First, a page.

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Deborah L. Finke

Deborah Finke

Associate Professor
Division of Plant Sciences

E-mail: finked at missouri dot edu
Office address: 3-22C Agriculture Building
Office phone: 573-884-5125

I am interested in the community-level and population-level ecologies of arthropods and their host plants. My ongoing research experimentally addresses factors mediating the importance of predator diversity for herbivore suppression and ultimately host-plant biomass. Such mediating factors include the occurrence of intraguild predation, resource partitioning among natural enemies (specialists versus generalist enemies), and the presence of refuges from predation due to vegetation structure/habitat complexity. These studies have important applied implications for the biological control of insect pests where the goal is to manipulate predators to reduce herbivory and enhance primary productivity. It is also applicable to conservation biologists who attempt to predict community-wide impacts following the extinction of a native species or the introduction of exotic species into a natural system.

Current research interests include:

  1. wing production in aphids in response to predator diversity with consequences for the spread of aphid-vectored diseases among host plants.
  2. the impact of highly subsidized agricultural systems on the diversity and productivity of remnant prairie habitats.
  3. how host plant responses to simultaneous herbivore feeding above and below ground influence the attraction and effectiveness of natural enemies of the herbivores.

 

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Wimp GM, Murphy SM, Finke DL, Huberty AF, Denno RF. Increased primary production shifts the structure and composition of a terrestrial arthropod community. Ecology 2010;91(11):3303-3311.

Eubanks MD, MJ Raupp, and DL Finke. Robert F. Denno (1945-2008): Insect ecologist extraordinaire. Annual Review of Entomology 2011;56:273-292.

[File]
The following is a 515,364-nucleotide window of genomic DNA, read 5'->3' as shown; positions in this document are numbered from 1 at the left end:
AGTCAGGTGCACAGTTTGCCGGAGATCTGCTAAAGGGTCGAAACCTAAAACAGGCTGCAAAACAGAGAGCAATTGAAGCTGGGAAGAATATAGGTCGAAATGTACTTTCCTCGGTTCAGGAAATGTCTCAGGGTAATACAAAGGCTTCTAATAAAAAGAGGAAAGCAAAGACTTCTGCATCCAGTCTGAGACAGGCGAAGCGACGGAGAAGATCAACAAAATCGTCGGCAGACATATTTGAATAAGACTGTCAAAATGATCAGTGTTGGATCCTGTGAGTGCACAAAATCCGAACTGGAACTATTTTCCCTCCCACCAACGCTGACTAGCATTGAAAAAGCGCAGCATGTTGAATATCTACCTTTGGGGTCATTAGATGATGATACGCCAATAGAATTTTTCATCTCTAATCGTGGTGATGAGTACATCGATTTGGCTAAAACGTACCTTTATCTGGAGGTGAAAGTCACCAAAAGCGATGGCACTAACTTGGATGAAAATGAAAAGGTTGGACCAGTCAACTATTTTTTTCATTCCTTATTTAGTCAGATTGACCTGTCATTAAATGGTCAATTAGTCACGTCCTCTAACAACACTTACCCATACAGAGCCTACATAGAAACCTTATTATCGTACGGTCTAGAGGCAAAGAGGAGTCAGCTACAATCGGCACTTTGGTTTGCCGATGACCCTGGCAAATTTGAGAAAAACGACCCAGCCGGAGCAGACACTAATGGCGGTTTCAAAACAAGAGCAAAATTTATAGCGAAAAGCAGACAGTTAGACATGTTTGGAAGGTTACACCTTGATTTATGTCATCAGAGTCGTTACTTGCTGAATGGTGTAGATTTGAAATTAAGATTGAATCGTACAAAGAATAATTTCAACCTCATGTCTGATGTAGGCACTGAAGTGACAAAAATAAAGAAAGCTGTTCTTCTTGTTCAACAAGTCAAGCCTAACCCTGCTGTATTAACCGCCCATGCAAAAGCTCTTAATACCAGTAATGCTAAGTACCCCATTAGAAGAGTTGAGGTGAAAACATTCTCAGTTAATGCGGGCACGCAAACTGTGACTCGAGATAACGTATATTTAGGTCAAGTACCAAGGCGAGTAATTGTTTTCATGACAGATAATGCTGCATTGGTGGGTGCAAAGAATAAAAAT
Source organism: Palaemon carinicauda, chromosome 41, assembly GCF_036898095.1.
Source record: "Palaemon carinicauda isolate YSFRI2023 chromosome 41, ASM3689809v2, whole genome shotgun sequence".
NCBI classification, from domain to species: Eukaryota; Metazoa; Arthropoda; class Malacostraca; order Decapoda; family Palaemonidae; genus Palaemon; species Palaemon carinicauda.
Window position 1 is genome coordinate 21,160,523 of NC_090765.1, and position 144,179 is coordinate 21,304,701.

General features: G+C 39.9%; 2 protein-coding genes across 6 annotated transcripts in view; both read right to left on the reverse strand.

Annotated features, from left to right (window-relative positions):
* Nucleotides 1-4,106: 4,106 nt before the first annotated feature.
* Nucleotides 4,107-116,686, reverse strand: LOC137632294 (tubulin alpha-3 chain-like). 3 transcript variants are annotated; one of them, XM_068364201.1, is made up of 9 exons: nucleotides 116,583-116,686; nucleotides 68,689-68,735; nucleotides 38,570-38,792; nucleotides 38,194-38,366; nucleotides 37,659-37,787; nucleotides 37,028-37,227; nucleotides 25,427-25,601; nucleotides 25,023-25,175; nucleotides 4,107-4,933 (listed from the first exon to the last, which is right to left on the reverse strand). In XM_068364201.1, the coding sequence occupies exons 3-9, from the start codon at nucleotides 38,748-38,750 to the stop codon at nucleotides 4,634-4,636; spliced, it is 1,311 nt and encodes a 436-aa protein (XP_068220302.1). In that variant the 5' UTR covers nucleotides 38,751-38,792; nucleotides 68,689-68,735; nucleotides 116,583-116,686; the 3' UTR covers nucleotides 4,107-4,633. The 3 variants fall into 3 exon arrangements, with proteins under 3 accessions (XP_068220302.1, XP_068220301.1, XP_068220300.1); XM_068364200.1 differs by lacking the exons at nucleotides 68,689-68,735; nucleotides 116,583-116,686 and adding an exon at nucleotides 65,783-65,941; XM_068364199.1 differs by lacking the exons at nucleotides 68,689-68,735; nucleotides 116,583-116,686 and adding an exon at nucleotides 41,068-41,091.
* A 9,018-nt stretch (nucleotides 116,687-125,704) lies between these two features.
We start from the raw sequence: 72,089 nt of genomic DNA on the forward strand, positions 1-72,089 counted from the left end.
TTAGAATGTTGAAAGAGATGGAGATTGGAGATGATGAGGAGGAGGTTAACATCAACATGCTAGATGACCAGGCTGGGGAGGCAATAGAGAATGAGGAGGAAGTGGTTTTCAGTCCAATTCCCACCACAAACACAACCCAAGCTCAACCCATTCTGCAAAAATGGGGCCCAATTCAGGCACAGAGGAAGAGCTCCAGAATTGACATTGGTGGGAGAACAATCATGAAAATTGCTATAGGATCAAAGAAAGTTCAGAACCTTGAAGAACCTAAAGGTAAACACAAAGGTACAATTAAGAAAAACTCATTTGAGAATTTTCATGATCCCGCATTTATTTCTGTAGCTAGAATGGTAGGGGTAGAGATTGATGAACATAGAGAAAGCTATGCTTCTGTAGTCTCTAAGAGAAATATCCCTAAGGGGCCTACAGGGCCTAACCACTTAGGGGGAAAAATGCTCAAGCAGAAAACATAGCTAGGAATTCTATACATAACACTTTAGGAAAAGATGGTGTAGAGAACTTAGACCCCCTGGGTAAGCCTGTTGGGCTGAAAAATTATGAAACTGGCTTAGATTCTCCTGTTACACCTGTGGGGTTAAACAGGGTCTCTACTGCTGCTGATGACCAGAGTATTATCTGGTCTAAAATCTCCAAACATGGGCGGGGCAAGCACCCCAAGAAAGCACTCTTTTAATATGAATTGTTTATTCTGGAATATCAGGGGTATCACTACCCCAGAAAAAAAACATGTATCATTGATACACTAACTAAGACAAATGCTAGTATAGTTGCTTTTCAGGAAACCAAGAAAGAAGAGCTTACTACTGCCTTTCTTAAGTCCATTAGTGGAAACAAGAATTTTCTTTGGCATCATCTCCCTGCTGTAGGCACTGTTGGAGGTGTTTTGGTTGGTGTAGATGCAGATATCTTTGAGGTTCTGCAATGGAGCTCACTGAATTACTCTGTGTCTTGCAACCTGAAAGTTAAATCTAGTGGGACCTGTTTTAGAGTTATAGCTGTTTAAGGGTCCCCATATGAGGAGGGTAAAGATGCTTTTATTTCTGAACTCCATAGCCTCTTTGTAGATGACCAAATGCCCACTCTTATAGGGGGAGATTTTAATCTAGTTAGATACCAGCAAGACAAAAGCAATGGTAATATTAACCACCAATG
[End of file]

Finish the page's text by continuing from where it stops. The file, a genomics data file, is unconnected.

Finke DL, and WE Snyder (2010). Conserving the benefits of predator biodiversity. Biological Conservation (in press).

Finke DL, and WE Snyder. Niche partitioning increases resource exploitation by diverse communities. Science 2008; 321(5895):1488-1490.

Straub CS, DL Finke and WE Snyder. Are the conservation of natural enemy biodiversity and biological control compatible goals? Biological Control 2008;45:225-237.

Snyder GB, DL Finke, and WE Snyder. Predator biodiversity strengthens herbivore suppression in single- and multiple-prey species communities. Biological Control 2008; 44:52-60.

Finke DL and RF Denno. Spatial refuge from intraguild predation: Implications for prey suppression and trophic cascades, Oecologia 2006, 149:265-275.

Denno RF, DL Finke, and GA Langellotto. Direct and indirect effects of vegetation structure and habitat complexity on predator-prey and predator-predator interactions. In The ecology of predator-prey interactions 2005. P. Barbosa and I. Castellanos (Eds.), pp. 211-239, London: Oxford University Press.

Finke DL and RF Denno. Predator diversity and the functioning of ecosystems: The role of intraguild predation in dampening trophic cascades. Ecology Letters 2005;8:1299-1306.

Finke DL and RF Denno. Predator diversity dampens trophic cascades, Nature 2004;429:407-410.

Denno RF, C Gratton, MA Peterson, GA Langellotto, DL Finke, AF Huberty. Bottom-up forces mediate natural-enemy impact in a phytophagous insect community. Ecology 2002;83:1443-1458.

Finke DL and RF Denno (2002) Intraguild predation diminished in complex habitats: Implications for top-down suppression of prey populations. Ecology, 83:643-652.

Denno RF, MA Peterson, C Gratton, J Cheng, GA Langellotto, AF Huberty and DL Finke. Feeding-induced changes in plant quality mediate interspecific competition between sap-feeding herbivores. Ecology 2000;81:1814-1827.

 

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